Melbourne office rents set to surge: JLL

Melbourne office rents set to surge: JLL

15 March 2019

A new JLL report reveals Prime Melbourne office rents could surge 45 per cent to more than $850 a square metre in just a few years as developers chase an appropriate return on new projects, says the AFR.

Many current Melbourne CBD developments have switched from apartments to office projects, and these projects will likely require higher rental incomes to make them feasible, says JLL research director Annabel Macfarlane.

“In 2018, six CBD land sites transacted at an average of $51,000 per square metre, more than double the average rate of the previous five years,” she said.

“Five of the six transactions from 2018 are expected to proceed as office developments. The strong rate per square metre will require office net rents to be higher to support the feasibility of these future developments.

“JLL are predicting a base-case scenario which will require rents to increase by 14 to 45 per cent, with the top end of the CBD to be most affected.”

The JLL report estimates that if yields soften by 25 basis points and construction costs increase by 10 per cent then rents will need to be 26 to 56 per cent higher than existing prime grade precinct rents to make these projects feasible.

Knight Frank and Colliers International both report prime net face rents have increased by 12 per cent in the Sydney CBD over the past year and by 14 per cent in Melbourne’s CBD, at a time when more than $21.9 billion worth of office assets changed hands nationwide, notes The Age.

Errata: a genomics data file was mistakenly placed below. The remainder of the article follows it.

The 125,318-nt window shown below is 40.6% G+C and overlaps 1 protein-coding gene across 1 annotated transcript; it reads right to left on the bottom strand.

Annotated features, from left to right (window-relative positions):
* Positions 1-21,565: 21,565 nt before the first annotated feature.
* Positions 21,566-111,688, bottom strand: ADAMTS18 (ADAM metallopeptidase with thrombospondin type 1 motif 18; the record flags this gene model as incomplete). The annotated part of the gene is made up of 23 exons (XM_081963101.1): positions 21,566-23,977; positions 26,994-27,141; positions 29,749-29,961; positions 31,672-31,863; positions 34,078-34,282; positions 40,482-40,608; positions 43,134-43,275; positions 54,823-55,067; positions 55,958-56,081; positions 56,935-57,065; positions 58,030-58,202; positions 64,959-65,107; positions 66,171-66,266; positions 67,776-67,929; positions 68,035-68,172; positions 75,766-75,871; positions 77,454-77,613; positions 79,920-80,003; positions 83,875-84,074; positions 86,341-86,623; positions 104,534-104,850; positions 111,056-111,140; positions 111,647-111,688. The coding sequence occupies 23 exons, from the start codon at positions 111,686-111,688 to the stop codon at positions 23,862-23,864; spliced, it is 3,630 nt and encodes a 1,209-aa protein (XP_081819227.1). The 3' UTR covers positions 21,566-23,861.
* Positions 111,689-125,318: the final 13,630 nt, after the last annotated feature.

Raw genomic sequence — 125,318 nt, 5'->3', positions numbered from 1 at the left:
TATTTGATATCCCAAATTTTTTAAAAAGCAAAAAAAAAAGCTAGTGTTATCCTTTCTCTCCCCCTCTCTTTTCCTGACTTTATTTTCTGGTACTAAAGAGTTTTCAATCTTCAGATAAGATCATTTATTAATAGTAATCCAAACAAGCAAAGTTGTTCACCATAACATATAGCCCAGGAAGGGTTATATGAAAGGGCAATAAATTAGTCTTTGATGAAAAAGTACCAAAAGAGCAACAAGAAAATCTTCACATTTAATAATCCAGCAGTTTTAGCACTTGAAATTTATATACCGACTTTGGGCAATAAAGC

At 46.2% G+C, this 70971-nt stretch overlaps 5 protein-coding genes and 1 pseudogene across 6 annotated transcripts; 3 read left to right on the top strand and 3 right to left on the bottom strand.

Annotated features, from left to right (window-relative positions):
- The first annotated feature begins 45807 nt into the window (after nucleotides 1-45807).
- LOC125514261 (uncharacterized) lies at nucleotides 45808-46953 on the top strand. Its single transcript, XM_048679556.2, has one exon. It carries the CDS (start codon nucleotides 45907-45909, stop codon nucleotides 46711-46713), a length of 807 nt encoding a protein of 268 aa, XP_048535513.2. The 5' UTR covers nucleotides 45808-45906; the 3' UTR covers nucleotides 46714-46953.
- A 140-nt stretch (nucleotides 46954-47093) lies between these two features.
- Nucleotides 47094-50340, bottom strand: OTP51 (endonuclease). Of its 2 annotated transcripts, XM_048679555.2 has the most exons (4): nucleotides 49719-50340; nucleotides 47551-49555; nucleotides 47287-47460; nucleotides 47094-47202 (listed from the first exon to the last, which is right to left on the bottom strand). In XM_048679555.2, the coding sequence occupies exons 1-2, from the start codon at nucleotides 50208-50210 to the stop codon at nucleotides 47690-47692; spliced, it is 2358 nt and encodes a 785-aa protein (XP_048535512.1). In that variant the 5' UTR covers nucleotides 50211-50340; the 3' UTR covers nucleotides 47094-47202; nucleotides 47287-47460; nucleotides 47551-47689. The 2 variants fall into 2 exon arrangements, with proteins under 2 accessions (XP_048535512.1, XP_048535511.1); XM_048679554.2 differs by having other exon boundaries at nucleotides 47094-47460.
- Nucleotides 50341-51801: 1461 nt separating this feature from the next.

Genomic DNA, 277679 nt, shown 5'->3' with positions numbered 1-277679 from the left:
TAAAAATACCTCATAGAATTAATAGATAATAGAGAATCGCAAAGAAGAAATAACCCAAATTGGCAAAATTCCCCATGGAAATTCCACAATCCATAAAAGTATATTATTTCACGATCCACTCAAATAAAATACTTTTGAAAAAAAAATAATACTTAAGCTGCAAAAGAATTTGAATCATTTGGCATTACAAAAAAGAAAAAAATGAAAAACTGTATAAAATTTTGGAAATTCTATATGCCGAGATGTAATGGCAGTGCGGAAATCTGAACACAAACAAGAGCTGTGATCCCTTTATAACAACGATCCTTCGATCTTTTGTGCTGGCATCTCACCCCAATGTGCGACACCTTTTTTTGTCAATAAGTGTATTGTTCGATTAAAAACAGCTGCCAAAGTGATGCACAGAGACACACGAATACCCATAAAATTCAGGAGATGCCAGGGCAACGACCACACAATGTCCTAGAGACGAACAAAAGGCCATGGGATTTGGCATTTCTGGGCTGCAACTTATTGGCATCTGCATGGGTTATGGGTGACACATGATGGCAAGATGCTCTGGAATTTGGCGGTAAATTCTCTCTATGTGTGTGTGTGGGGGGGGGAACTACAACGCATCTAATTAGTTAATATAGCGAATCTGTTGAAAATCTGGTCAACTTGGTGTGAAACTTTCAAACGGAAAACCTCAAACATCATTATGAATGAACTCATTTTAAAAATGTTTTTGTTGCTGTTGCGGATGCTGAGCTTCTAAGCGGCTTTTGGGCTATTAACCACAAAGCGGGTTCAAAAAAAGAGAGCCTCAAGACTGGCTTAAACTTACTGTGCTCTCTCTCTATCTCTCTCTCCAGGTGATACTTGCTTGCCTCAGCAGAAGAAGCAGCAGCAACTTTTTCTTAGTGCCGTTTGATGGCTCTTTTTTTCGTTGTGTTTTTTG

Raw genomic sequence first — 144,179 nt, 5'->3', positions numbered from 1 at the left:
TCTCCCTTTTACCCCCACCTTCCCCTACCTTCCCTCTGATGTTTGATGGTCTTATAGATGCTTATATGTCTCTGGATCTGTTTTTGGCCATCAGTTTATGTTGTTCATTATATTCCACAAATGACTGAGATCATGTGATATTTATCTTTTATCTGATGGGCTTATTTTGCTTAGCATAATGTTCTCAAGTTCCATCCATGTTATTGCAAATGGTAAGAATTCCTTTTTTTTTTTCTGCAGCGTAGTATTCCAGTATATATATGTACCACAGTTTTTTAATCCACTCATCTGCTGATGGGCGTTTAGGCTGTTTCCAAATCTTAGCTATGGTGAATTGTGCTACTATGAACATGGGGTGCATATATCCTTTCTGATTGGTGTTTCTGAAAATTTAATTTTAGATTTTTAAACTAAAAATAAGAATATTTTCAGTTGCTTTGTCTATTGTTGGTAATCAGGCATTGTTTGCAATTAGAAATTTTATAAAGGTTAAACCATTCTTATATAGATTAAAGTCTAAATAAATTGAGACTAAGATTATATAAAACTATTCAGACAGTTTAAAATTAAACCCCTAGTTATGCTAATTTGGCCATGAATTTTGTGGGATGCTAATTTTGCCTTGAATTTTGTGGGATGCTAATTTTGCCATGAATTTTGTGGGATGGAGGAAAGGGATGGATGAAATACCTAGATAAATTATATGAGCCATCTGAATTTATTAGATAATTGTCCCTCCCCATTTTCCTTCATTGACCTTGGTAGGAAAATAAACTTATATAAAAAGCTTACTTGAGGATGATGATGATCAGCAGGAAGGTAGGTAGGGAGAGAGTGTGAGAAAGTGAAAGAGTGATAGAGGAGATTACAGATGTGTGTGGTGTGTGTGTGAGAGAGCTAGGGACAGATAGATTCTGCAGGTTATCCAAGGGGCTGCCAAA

Colliers International’s managing director of capital markets, John Marasco, said the record sales volume is a 15 per cent increase on 2017 investment levels and an 84 per cent increase on the 10-year average.

Knight Frank’s head of research and consulting Australia, Ben Burston, said the markets are expected to see further growth, with Sydney rents forecast to grow by a further 7 per cent in 2019 and Melbourne by 9 per cent.

While JLL predicts modest office rental growth of 3.6 per cent a year in Victoria over the next decade, the firm said there could be significantly greater pressure on rents in sought-after prime locations such as Collins Street, which could bring forward the development of some key projects and set new price benchmarks.

These key projects include Charter Hall’s plans for a major office tower on the corner of King and Collins streets after sending $140 million to buy 555 Collins Street, a price equating to more than $62,000 a square metre.

On the corner of Queen and Bourke streets, Cbus Property recently spent about $170 million to create a near 3,000 square metre super site for a $1 billion office tower, a land rate of more than $56,000 a square metre.

Meanwhile, QIC Global Real Estate’s new $800 million tower at 80 Collins Street is already more than half full with pre-commitments, with space commanding rents from between around $750 to around $850, a 10 per cent rise in the last year.

With Melbourne CBD prime office rents currently averaging $590 per square metre, a 45 per cent increase would lift rents to $855 per square metre.

Melbourne’s current office vacancy rate is a record low of 3.2 per cent, well below Sydney’s vacancy rate of 4.1 per cent.